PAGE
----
“Would you be interested in writing some brief biographical sketches about Canadian women?” Susan and I were catching up on our news at a meeting of the American Society of Church History. “I’m going to edit a dictionary of women and religion in North America, and I need some people to write about Canadians.” Was I interested? Certainly! I’d been studying and writing about Canadian church women for more than ten years, and here was a new opportunity.
A few months later I got an e-mail from Susan and Ellie, who was working with her on the project. While Susan was from the United States, Ellie was a Canadian, and they’d drawn up a list. Nellie McClung? Of course. Others either I recognized or saw that it would be easy to learn about them. But who was this Isabel Alice Hartley Crawford?
An e-mail to Susan and Ellie produced a brief answer: Crawford was listed in a Baptist dictionary. Sure enough, there she was. The entry was brief: she was born in Cheltenham, Ontario, in 1865 and died in Grimsby in 1961, but had a career as a missionary and as a popular speaker on missions in the United States. The entry also reported that a book by Crawford had been reprinted in 1998 with an introduction by a current scholar. With that book, I had more than enough information for the brief bio, plus another fact: Crawford had kept journals, and they were in the American Baptist Archives in Rochester, New York.
I was intrigued by this woman. She had lost most of her hearing when she was eighteen, yet she had a long and active career. While she dealt with tremendous hardships, she retained a lively sense of humor. She was an independent, spirited, feisty woman who didn’t shrink from conflict and who became a champion of Indian rights. And nobody had written a biography of her. After finishing the bios, I returned to the large project on which I’d been working, but I tucked Isabel Crawford away in my memory for later.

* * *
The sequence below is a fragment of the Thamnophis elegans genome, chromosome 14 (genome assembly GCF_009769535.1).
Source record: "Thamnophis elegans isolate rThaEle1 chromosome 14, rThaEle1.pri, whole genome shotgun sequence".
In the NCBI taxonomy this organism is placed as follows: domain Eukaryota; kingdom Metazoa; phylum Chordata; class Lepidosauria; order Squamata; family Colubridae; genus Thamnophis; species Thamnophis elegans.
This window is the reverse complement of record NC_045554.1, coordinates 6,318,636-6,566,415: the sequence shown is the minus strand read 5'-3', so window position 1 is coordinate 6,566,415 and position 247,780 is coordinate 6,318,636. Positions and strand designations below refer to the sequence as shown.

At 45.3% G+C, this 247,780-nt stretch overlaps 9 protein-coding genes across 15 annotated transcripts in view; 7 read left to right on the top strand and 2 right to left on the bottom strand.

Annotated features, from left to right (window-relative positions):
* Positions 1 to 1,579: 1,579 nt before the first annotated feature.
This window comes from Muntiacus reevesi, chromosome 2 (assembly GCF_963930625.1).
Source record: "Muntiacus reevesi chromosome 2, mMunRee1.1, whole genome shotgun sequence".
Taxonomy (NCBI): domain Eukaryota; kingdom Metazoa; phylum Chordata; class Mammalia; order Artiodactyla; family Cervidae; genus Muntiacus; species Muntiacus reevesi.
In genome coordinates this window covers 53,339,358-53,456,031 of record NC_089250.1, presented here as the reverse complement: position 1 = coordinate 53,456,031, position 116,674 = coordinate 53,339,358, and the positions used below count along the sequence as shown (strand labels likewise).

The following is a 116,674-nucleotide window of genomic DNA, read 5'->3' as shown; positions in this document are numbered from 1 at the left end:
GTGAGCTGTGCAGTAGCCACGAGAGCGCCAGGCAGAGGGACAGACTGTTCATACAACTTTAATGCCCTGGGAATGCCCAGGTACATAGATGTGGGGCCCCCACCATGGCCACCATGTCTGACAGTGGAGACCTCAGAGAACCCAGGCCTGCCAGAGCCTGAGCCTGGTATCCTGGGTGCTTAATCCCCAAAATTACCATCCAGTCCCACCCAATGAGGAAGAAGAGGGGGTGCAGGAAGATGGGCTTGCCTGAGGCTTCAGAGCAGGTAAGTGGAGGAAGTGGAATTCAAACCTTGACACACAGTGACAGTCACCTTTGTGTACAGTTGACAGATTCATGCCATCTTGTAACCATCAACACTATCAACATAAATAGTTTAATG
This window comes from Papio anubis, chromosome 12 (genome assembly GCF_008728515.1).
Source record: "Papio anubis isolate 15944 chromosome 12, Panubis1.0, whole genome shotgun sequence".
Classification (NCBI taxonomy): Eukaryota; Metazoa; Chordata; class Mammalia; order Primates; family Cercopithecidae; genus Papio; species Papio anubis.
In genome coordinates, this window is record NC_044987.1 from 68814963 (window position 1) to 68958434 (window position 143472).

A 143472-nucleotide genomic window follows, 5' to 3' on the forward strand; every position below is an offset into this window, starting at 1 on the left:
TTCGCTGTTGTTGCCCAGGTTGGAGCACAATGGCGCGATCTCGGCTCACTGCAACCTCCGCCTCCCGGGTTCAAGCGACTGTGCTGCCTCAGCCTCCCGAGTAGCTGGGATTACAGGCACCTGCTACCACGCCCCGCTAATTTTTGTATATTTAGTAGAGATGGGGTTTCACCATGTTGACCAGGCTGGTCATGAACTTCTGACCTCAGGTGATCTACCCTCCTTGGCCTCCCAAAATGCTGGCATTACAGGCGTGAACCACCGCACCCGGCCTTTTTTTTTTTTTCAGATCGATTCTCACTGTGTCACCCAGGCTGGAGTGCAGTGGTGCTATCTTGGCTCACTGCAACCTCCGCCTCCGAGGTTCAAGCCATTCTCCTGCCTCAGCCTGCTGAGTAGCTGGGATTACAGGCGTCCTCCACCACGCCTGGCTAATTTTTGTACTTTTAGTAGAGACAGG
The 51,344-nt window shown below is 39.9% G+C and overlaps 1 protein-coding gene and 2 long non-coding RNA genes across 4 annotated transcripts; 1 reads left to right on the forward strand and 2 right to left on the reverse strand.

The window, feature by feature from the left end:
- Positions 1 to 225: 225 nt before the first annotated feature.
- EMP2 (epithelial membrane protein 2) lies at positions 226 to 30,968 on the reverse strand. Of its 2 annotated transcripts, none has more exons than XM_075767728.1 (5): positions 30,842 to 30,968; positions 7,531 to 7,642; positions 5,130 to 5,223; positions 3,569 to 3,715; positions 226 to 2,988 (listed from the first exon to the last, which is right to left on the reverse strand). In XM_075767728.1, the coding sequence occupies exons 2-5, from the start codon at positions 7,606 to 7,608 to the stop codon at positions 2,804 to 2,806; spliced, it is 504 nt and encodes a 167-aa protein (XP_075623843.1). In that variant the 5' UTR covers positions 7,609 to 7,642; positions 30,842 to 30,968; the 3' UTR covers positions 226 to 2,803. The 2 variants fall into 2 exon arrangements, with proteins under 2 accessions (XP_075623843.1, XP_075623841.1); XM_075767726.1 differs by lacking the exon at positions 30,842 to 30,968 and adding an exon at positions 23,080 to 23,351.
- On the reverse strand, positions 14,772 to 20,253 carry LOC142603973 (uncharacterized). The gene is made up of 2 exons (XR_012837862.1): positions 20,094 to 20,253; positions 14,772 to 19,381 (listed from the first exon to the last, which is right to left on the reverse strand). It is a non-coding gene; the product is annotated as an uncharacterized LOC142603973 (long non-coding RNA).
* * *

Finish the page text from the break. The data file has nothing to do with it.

Several years passed, but finally “later” came, and I went to work, dreaming of writing a biography. I would drive to Rochester, staying for several days, taking notes on my laptop computer. But then, to my dismay, those archives closed in order to move to Atlanta.
Yet disappointments can turn out to be gifts. I used the time doing background reading related to Isabel’s life story (for I had begun to think of her by her first name). Thus I came to see her life in a much richer context than if I’d had my way and persisted in single-minded research. When the archives finally opened in their new location, my husband and I began making trips to Atlanta for two weeks at a time. Gradually as I worked, I came to recognize connections with Isabel’s story. She worked for the American (Northern) Baptist denomination in southwestern Oklahoma, and my parents had met while teaching at Bacone College, an American Baptist school for Native Americans in eastern Oklahoma. Isabel had visited the college both before and after my parents taught there, and she became a friend of Princess Ataloa. Ataloa was a member of the English department at Bacone of which my mother was the chair. And growing up, I absorbed my parents’ interest in and respect for Native Americans.
Isabel worked on the Kiowa reservation during the difficult period when the reserve was opened up for homesteading. My mother’s father was among those much-feared settlers who came in and settled on what had been Kiowa land. My grandfather was one of the “bad guys”!